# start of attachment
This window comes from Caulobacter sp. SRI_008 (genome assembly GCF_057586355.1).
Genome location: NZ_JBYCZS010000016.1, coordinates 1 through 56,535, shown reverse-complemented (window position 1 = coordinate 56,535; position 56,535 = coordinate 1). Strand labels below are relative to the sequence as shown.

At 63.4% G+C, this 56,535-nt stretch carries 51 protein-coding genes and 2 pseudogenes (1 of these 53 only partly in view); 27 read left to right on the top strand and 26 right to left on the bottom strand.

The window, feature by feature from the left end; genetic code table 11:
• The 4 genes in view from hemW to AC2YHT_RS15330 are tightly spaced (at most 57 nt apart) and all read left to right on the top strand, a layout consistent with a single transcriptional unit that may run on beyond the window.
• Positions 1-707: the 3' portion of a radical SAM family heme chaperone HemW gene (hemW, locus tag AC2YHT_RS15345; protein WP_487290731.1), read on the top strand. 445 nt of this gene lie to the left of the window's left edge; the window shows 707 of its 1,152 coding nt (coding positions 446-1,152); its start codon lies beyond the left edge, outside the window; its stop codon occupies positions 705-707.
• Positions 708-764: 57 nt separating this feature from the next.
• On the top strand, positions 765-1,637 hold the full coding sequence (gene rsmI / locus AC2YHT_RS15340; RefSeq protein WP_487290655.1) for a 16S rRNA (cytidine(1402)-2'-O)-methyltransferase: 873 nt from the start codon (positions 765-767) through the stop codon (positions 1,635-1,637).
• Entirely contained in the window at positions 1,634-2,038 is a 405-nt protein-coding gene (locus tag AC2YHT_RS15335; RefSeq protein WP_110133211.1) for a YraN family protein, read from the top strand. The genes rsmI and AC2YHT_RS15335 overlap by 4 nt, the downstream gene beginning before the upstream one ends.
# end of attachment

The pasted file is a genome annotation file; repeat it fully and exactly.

This window comes from Caulobacter sp. SRI_008 (genome assembly GCF_057586355.1).
Genome location: NZ_JBYCZS010000016.1, coordinates 1 through 56,535, shown reverse-complemented (window position 1 = coordinate 56,535; position 56,535 = coordinate 1). Strand labels below are relative to the sequence as shown.

At 63.4% G+C, this 56,535-nt stretch carries 51 protein-coding genes and 2 pseudogenes (1 of these 53 only partly in view); 27 read left to right on the top strand and 26 right to left on the bottom strand.

The window, feature by feature from the left end; genetic code table 11:
• The 4 genes in view from hemW to AC2YHT_RS15330 are tightly spaced (at most 57 nt apart) and all read left to right on the top strand, a layout consistent with a single transcriptional unit that may run on beyond the window.
• Positions 1-707: the 3' portion of a radical SAM family heme chaperone HemW gene (hemW, locus tag AC2YHT_RS15345; protein WP_487290731.1), read on the top strand. 445 nt of this gene lie to the left of the window's left edge; the window shows 707 of its 1,152 coding nt (coding positions 446-1,152); its start codon lies beyond the left edge, outside the window; its stop codon occupies positions 705-707.
• Positions 708-764: 57 nt separating this feature from the next.
• On the top strand, positions 765-1,637 hold the full coding sequence (gene rsmI / locus AC2YHT_RS15340; RefSeq protein WP_487290655.1) for a 16S rRNA (cytidine(1402)-2'-O)-methyltransferase: 873 nt from the start codon (positions 765-767) through the stop codon (positions 1,635-1,637).
• Entirely contained in the window at positions 1,634-2,038 is a 405-nt protein-coding gene (locus tag AC2YHT_RS15335; RefSeq protein WP_110133211.1) for a YraN family protein, read from the top strand. The genes rsmI and AC2YHT_RS15335 overlap by 4 nt, the downstream gene beginning before the upstream one ends.